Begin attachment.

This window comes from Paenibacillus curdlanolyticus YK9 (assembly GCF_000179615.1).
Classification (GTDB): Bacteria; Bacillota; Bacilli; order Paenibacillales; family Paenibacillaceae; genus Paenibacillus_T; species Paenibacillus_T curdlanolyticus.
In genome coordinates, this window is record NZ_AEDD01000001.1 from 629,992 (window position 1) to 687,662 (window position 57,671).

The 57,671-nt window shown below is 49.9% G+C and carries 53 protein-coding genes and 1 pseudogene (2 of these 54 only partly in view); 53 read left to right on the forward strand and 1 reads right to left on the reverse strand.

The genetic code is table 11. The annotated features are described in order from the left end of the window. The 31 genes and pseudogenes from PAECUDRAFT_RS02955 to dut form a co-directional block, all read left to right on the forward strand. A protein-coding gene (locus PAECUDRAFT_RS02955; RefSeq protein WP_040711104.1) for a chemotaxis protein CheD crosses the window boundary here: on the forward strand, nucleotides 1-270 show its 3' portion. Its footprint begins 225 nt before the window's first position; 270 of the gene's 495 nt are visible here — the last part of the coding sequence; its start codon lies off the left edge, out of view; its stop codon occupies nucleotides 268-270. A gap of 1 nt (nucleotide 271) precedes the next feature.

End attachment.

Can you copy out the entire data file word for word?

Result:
This window comes from Paenibacillus curdlanolyticus YK9 (assembly GCF_000179615.1).
Classification (GTDB): Bacteria; Bacillota; Bacilli; order Paenibacillales; family Paenibacillaceae; genus Paenibacillus_T; species Paenibacillus_T curdlanolyticus.
In genome coordinates, this window is record NZ_AEDD01000001.1 from 629,992 (window position 1) to 687,662 (window position 57,671).

The 57,671-nt window shown below is 49.9% G+C and carries 53 protein-coding genes and 1 pseudogene (2 of these 54 only partly in view); 53 read left to right on the forward strand and 1 reads right to left on the reverse strand.

The genetic code is table 11. The annotated features are described in order from the left end of the window. The 31 genes and pseudogenes from PAECUDRAFT_RS02955 to dut form a co-directional block, all read left to right on the forward strand. A protein-coding gene (locus PAECUDRAFT_RS02955; RefSeq protein WP_040711104.1) for a chemotaxis protein CheD crosses the window boundary here: on the forward strand, nucleotides 1-270 show its 3' portion. Its footprint begins 225 nt before the window's first position; 270 of the gene's 495 nt are visible here — the last part of the coding sequence; its start codon lies off the left edge, out of view; its stop codon occupies nucleotides 268-270. A gap of 1 nt (nucleotide 271) precedes the next feature.